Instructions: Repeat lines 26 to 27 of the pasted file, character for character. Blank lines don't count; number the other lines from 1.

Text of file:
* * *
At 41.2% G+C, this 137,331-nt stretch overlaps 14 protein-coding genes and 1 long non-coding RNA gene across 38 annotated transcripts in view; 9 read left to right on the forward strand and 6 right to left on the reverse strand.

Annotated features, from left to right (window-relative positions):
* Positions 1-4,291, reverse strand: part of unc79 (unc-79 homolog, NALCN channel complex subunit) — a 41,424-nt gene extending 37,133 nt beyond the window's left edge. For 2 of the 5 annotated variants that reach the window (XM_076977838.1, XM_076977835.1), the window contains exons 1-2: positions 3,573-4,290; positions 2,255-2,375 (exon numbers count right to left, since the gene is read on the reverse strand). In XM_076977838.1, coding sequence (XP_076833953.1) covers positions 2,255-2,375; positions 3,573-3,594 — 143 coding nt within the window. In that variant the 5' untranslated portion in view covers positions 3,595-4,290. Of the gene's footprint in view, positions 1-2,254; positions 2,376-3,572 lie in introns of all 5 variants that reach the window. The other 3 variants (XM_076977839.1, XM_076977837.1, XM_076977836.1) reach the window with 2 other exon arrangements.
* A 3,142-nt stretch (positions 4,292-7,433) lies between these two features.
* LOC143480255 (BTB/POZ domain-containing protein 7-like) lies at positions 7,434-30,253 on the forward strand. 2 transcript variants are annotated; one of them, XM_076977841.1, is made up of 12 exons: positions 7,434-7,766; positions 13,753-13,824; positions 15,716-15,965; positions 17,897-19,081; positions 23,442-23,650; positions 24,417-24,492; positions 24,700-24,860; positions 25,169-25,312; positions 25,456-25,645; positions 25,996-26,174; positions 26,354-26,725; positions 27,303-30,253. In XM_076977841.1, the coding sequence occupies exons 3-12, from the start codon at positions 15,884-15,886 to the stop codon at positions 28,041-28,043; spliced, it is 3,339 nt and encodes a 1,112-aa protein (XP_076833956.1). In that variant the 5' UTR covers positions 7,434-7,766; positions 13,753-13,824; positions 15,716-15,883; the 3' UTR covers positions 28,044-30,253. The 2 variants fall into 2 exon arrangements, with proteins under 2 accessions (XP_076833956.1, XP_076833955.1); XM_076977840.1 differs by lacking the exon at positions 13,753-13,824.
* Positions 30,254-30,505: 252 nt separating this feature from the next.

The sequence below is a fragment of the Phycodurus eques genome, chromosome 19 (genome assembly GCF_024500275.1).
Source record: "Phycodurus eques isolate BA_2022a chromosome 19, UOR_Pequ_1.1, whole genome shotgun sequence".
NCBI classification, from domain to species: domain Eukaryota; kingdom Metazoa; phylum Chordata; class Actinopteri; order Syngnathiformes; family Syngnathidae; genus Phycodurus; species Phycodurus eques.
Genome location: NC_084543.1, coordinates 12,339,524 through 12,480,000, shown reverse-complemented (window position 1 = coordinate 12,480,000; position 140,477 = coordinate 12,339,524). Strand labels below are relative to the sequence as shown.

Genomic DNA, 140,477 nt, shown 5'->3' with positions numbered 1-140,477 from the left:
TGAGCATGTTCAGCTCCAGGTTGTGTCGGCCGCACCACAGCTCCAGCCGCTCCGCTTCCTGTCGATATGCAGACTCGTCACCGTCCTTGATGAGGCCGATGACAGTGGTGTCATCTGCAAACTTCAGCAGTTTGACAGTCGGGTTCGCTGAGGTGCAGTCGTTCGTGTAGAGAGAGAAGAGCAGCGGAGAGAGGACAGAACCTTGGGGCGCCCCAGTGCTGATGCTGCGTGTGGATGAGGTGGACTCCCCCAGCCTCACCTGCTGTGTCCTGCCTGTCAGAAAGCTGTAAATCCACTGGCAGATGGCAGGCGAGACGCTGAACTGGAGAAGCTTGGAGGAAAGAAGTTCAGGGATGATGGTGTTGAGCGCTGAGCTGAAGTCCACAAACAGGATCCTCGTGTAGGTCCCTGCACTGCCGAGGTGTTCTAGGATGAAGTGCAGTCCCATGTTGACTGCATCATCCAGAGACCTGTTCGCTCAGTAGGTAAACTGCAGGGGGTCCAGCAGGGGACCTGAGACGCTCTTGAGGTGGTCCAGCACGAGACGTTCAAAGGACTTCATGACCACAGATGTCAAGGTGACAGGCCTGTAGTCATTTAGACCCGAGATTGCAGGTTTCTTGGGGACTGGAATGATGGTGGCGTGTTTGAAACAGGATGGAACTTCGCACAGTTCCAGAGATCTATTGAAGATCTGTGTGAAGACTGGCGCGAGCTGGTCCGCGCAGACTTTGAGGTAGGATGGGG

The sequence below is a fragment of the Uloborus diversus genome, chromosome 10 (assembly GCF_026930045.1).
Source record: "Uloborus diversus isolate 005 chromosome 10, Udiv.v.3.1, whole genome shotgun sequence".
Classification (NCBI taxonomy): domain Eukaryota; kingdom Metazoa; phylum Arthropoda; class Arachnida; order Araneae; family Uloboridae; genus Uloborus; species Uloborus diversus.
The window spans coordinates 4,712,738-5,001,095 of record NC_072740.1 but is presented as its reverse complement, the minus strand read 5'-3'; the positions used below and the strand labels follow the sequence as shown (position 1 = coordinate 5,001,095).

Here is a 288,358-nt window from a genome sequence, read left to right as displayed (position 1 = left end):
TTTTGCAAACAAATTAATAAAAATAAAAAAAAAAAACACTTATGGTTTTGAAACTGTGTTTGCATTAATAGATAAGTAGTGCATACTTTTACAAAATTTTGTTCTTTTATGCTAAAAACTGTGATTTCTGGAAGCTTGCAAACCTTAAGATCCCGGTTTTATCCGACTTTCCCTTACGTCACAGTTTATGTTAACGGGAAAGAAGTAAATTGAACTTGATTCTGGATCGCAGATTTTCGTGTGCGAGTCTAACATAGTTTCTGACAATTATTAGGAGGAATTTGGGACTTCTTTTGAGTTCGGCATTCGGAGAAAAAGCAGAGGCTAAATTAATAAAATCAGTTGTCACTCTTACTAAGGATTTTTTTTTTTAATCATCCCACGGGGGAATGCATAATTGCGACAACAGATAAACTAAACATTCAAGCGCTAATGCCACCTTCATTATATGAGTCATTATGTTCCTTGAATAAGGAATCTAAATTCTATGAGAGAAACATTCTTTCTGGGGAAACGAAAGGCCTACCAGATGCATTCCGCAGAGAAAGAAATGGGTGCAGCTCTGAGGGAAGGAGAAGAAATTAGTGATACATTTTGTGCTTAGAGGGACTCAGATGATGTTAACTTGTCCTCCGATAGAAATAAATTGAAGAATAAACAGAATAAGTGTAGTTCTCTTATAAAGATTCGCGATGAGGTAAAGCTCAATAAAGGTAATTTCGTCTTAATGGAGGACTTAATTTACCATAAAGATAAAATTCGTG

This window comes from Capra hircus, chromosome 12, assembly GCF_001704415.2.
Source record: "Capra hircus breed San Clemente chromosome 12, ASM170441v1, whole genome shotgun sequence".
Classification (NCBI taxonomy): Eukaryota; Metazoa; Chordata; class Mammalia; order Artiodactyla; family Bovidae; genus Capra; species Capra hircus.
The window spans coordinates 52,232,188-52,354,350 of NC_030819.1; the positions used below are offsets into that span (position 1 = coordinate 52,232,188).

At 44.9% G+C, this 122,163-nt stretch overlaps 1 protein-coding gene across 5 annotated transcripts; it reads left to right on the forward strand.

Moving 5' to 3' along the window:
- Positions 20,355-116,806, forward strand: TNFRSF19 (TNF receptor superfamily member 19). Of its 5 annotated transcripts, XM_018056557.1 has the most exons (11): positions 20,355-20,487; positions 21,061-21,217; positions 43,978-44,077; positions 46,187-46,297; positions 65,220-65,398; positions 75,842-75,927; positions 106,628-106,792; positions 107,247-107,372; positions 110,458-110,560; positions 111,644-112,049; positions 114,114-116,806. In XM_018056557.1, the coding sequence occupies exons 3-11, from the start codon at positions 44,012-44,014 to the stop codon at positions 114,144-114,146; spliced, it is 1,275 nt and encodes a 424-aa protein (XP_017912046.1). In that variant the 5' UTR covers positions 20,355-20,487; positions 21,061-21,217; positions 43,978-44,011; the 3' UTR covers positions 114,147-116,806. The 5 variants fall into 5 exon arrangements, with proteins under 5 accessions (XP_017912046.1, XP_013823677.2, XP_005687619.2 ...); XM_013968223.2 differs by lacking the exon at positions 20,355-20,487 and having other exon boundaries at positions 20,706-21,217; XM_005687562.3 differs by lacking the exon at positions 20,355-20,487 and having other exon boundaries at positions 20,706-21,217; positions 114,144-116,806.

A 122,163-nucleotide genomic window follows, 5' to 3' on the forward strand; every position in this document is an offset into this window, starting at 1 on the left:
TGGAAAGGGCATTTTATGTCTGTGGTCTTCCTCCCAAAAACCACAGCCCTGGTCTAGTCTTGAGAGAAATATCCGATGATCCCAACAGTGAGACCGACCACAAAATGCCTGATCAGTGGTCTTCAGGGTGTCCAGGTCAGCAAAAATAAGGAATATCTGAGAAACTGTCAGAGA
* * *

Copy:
A 122,163-nucleotide genomic window follows, 5' to 3' on the forward strand; every position in this document is an offset into this window, starting at 1 on the left:
TGGAAAGGGCATTTTATGTCTGTGGTCTTCCTCCCAAAAACCACAGCCCTGGTCTAGTCTTGAGAGAAATATCCGATGATCCCAACAGTGAGACCGACCACAAAATGCCTGATCAGTGGTCTTCAGGGTGTCCAGGTCAGCAAAAATAAGGAATATCTGAGAAACTGTCAGAGA